As for me, I have my junk food to cut down on. This week, I only bought candy once -- after two straight days of craving Red Vines. I did, however, snack on some of Tim's Fruit Loops, which means we'll run out sooner. So I have to keep paring down my sweet tooth.
One way I'm going to do this is to stock up on canned fruit next time there's a good sale. Also, I try to keep myself busy when I'm craving sugar. If I'm playing a game online or working on the blog, it's hard to eat. Most of the last week, I was able to stave off candy cravings this way.
Inflation. There's really nothing we can do about this, except to spend more carefully. You use more coupons, scout more sales. It's easier said than done, of course. Working people have time issues; I have fatigue that sometimes makes shopping not an option. But Tim has agreed to start walking, biking or taking the bus up to the stores as needed. This will also help cut down on frozen and junk food, since they would melt on the trip back.
As for the rest of mundane expenses, well we just have to keep scheming. So far the new owners of the building haven't mentioned raising rents. If they do, I have a plan to dissuade them. And Tim and I are both trying to avoid unnecessary spending, whenever we can get away with it. In addition, we're slowly moving to a cash-based system. That will help keep our debt steadily declining.
Job market. Okay, as I said before, I think having the DVR helping us will actually make Tim's job search easier. Not only will Tim have advocacy to back him up, the department (as I understand it) works with at least a few specific employers to keep some more flexible positions available. Additionally, it obviously has in-roads with the state government for jobs.
But there is the possibility that Tim's desired career field -- whatever that ends up being -- will turn out to be chock full of desperate job seekers. In that case, we still have until the end of April before his unemployment checks would run out. And three of Tim's friends work at Target, which means it's plausible he could get a position there while continually applying for a job in his chosen profession.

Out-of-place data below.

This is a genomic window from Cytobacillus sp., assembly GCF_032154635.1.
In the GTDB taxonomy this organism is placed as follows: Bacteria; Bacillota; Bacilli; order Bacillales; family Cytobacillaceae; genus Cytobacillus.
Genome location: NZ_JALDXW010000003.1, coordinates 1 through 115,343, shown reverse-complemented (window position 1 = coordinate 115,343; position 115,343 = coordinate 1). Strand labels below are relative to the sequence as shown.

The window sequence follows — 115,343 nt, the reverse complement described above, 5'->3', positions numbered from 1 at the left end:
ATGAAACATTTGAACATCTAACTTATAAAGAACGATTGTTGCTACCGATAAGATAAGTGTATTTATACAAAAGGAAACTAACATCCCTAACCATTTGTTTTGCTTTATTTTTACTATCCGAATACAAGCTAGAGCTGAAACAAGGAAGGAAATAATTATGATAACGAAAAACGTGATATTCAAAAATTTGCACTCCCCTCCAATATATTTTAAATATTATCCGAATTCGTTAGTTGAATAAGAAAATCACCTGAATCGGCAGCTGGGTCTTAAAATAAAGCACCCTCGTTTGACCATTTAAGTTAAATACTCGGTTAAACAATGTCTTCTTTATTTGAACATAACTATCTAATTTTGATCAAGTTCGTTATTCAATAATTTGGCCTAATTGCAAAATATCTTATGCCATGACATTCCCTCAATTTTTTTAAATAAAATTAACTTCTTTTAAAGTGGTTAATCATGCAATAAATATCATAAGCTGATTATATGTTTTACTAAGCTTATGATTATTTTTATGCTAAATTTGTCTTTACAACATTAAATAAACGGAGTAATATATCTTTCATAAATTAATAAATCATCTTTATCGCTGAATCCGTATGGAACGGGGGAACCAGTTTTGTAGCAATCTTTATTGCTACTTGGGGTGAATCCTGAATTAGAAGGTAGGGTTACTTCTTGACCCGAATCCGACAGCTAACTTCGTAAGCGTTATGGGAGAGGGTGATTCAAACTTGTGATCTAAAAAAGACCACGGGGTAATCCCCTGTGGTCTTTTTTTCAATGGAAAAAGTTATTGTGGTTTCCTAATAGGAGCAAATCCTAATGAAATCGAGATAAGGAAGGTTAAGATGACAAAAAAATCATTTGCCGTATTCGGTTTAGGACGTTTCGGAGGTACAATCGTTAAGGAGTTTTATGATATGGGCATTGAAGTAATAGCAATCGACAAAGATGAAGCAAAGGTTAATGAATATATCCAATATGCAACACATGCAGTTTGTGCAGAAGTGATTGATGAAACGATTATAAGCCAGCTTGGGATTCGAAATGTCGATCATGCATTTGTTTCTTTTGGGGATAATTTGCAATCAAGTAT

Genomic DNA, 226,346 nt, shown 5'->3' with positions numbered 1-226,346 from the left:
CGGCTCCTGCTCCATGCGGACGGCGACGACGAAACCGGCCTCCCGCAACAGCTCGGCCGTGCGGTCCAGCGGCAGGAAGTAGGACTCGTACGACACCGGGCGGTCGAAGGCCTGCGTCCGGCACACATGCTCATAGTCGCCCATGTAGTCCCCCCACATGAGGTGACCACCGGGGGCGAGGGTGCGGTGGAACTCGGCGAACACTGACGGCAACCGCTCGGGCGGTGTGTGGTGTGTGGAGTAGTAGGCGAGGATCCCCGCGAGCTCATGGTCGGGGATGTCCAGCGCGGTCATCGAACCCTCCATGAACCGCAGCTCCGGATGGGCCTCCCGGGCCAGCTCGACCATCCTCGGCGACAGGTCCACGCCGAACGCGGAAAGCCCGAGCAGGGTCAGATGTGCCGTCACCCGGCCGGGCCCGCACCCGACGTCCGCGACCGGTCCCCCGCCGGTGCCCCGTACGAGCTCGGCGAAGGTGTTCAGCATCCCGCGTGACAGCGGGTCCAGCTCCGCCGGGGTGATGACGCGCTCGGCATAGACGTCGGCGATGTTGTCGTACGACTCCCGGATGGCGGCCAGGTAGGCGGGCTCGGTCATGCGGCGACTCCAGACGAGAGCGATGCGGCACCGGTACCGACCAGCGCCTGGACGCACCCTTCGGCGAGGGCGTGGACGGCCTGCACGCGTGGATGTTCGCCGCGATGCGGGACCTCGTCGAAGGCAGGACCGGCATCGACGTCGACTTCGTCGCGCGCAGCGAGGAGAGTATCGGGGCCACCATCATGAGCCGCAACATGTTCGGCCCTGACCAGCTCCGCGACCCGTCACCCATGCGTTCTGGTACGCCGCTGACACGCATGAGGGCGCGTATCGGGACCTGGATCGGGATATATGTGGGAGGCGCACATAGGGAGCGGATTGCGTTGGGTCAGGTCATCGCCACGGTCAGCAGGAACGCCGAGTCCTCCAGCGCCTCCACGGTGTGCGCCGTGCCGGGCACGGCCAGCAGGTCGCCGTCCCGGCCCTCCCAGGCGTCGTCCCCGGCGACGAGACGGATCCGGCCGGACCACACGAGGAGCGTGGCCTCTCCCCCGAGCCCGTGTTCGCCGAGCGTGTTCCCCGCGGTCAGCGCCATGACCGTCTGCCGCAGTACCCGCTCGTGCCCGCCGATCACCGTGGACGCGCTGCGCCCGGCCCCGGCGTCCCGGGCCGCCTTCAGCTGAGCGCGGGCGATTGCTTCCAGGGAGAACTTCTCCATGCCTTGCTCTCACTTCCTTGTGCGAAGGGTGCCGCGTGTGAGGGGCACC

He's also considering the possibility that, since he has supervisory experience from his last job, he could try to rise through the ranks at Target. Certainly it would be decent career potential, but I did remind him that there is the possibility his skin will start rashing up again. He agreed to not to put all his eggs in that particular basket -- at least before seeing what DVR can do for him.
So, really, we should weather this economic storm pretty well. When you get right down to it, this whole economic "crisis" is only one for people who have something to lose: investments, real estate, jobs.
I'm not saying that life will be easier for the rest of us -- except for those in the collections biz. But I think that, for the vast majority of the working poor, life will continue on more or less unchanged. Food money won't go quite as far. Rent may go up a bit.
But it's also a lot less likely now that they'll get kicked out of their building because someone wants to make it into condos or townhomes. And their jobs aren't much in danger. There will always be a plethora of jobs that don't pay well and have little to no health insurance.
Really, who'd have thought poor was the way to go?